Tuesday, June 21, 2011

Foods With High Uric Acid Levels

Food guide for persons with high uric acid

I. High Purine Foods- Avoid These!!!
1.Alcoholic beverages
Beans on Toast!

2.Organ Meats
- Liver
- Kidney

3.Fish and Seafood
- Anchovies
- Sardines
- Herring
- Mussels (Tahong)
- Codfish
- Scallops
- Trout
- Haddock
- Fish Paste (Patis)

- Bacon
- Veal
- Venison
- Turkey

II. Moderate Purine Foods- Eat in Moderation
- Asparagus
- Kidney beans
- Lentils
- Lima beans
- Mushrooms
- Spinach

2. Meats
- Beef
- Chicken
- Duck
- Pork or Ham

3. Miscellaneous
- Bouillon

4.Fish and Seafood

Friday, April 30, 2010

Cotard's Syndrome


Imagine hearing a person gripe about his life being "dead". It must be difficult dealing with the fumes of a putrefying body or the tragedy of disappearing vital organs. In episode 14 of the 4th season of the hit TV series " Scrubs", a character named Jerry depicted the role of a patient with the "Walking Corpse Syndrome".

The "Walking Corpse Syndrome" is a form of psychosis that deludes the patient into thinking that he is dead and decaying. Sorry necrophiliacs, because in reality, he's very much alive and not about to decompose anytime. He believes he's losing parts of his body, organs or blood, his soul included. It is also called "Cotard's Syndrome," after Jules Cotard, the Parisian neurologist who first described its symptoms.

This syndrome is typically related to depression and in psychoses such as schizophrenia and bipolar disorder. Road daredevils beware, as cases arising from brain injuries have also been reported. In 1996, a Cotard's case was documented in a patient who suffered brain injury after a motorcycle accident. After being discharged from the hospital in Scotland, his mother brought him to South Africa. However, according to the patient, it was a trip to hell, as evidenced by the heat and that he died from various causes, from septicemia to AIDS, to an overdose of a yellow fever injection. He believed his mother's spirit was borrowed to show him around hell. "Going through hell" gets a new perspective, with parental guidance this time.

Cotard's is thought to be related to Capgras's Syndrome (the belief that your relatives have been replaced by impostors). A disconnection between the brain areas that recognize faces and the area that associates them with the emotions that are connected with that particular face has been implicated as the culprit. It has higher incidence among middle-aged and older patients.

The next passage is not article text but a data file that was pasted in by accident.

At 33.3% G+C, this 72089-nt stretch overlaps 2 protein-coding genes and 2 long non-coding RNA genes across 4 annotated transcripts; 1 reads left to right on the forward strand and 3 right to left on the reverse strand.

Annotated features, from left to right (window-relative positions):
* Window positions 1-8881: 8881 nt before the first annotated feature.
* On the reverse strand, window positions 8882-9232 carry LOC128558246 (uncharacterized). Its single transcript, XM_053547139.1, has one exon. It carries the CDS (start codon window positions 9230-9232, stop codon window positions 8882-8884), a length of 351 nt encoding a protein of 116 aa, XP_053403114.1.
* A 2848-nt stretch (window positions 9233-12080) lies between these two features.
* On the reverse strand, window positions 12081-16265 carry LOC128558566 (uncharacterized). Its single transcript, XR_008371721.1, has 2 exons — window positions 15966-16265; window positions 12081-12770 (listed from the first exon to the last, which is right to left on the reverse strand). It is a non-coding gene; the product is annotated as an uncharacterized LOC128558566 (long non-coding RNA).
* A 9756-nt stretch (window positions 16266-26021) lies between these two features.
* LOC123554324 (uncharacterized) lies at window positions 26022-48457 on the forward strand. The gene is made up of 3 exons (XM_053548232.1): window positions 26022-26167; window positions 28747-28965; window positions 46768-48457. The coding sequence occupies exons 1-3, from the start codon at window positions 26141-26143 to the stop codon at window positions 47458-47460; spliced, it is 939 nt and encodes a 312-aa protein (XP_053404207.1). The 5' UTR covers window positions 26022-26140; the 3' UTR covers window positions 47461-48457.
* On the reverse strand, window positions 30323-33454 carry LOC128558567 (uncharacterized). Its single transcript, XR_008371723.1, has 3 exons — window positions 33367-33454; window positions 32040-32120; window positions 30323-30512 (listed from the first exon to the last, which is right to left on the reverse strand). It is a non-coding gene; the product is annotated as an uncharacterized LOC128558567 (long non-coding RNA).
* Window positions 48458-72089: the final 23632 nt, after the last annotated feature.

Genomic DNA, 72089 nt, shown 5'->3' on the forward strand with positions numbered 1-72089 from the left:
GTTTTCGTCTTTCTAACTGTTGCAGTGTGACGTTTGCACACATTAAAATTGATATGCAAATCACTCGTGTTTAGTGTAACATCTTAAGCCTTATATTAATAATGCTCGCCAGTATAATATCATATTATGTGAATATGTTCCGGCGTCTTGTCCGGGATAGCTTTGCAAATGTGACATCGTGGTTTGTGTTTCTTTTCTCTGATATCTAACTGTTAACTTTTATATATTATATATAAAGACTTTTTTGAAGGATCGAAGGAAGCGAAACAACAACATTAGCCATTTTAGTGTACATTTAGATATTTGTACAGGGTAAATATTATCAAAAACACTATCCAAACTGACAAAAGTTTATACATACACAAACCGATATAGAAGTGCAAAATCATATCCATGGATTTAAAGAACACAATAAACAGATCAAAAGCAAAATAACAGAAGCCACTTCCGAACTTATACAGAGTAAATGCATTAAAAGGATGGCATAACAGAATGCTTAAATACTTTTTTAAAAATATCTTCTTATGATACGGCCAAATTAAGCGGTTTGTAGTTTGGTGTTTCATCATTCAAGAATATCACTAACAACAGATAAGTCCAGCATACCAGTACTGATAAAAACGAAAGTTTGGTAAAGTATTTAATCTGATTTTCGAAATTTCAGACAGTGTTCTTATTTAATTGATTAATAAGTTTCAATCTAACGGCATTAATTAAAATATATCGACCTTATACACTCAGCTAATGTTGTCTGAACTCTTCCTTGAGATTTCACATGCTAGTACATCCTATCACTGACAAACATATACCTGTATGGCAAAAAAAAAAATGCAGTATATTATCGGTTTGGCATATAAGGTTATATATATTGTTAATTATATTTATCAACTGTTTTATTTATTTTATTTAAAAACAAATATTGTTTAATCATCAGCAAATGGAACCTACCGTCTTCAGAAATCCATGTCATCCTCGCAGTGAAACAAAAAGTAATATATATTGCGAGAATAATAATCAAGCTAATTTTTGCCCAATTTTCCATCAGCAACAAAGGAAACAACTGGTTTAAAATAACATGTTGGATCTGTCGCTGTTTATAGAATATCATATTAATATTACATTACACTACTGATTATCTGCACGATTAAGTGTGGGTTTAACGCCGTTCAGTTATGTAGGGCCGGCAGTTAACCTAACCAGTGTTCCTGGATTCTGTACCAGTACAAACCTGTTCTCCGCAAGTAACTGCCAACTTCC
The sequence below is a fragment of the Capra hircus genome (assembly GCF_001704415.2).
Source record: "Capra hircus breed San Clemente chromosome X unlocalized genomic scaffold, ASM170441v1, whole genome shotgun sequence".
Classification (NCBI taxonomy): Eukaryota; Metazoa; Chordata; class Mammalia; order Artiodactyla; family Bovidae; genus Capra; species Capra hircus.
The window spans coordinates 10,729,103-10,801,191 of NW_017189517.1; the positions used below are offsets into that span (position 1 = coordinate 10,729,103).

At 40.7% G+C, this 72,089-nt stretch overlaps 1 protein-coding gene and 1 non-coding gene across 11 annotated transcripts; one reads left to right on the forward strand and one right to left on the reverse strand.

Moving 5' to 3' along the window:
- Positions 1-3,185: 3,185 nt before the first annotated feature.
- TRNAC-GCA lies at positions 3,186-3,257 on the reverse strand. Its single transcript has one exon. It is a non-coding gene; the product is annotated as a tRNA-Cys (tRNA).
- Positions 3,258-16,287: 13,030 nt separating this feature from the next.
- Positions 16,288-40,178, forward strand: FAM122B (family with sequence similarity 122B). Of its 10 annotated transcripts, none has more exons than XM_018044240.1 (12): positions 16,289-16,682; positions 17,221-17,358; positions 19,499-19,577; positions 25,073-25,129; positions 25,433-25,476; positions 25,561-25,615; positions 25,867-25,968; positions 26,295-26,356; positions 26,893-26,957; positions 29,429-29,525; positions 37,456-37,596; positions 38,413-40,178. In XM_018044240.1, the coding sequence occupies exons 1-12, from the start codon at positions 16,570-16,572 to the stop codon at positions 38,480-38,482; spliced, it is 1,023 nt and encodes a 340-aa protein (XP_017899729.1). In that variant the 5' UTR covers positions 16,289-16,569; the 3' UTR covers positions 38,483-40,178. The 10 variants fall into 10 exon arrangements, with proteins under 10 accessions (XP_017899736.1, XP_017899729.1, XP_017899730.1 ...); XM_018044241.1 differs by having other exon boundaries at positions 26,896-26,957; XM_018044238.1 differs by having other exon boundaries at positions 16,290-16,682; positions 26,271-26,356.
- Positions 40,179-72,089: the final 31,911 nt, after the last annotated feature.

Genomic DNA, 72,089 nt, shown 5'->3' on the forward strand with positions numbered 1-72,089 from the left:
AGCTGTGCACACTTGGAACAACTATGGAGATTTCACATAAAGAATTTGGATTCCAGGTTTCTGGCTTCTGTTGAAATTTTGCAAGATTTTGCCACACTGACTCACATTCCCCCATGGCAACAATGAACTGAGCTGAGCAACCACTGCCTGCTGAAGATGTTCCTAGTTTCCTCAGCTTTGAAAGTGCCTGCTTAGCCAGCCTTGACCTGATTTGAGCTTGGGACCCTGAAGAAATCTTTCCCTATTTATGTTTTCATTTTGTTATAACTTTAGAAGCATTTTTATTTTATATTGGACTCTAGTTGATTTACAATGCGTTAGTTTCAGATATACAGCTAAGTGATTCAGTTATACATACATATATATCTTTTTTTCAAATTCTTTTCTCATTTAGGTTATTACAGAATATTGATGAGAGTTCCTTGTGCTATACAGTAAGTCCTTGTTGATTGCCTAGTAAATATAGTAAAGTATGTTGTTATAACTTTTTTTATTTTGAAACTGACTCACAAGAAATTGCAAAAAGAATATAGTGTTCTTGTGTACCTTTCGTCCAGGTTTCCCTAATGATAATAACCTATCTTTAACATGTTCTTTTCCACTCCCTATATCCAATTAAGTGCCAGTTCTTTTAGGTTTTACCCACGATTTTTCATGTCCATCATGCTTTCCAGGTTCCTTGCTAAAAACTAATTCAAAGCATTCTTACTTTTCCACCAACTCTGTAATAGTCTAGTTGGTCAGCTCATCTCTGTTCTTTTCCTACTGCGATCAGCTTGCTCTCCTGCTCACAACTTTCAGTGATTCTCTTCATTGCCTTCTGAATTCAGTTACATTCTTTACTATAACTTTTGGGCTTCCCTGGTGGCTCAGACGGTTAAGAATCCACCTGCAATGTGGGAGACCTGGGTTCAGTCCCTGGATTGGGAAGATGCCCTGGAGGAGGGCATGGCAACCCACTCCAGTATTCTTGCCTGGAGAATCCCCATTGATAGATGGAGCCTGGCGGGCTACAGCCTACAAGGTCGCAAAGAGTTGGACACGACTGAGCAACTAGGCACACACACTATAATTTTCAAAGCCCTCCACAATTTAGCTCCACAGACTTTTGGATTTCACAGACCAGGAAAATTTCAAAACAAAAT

Cases known are too few for a reprise of Michael Jackson's video, "Thriller". Electroconvulsive therapies have shown help especially with associated severe depressive disorders. With the rarity of this syndrome, doctors are still at a loss for adequate treatments. This calls for a challenge among medical researchers to save these patients from their untimely "deaths".

Wednesday, March 24, 2010

Acute Bronchitis

What is Acute Bronchitis?

Acute bronchitis is a clinical syndrome caused by the inflammation of the linings of your airway passages (the tracheobronchial tree). The irritated membrane swells and increases its production of mucus which leads to coughing.

woman holding a tissue for her son (10-12) to sneeze
It can affect all age groups but among children, they are more frequently found in those younger than 5 years old.

Acute bronchitis is differentiated from chronic bronchitis by its onset, duration of illness and causative agents. Acute bronchitis is a sudden onset, self-limiting process lasting for about 10-14 days and commonly caused by an infection. Chronic bronchitis, on the other hand, is a long term, recurring, more serious condition with production of sputum for 3 months of the year, for at least 2 years in a row, which is usually a part of an underlying chronic pulmonary disease. It is another lung pathology that requires a separate discussion.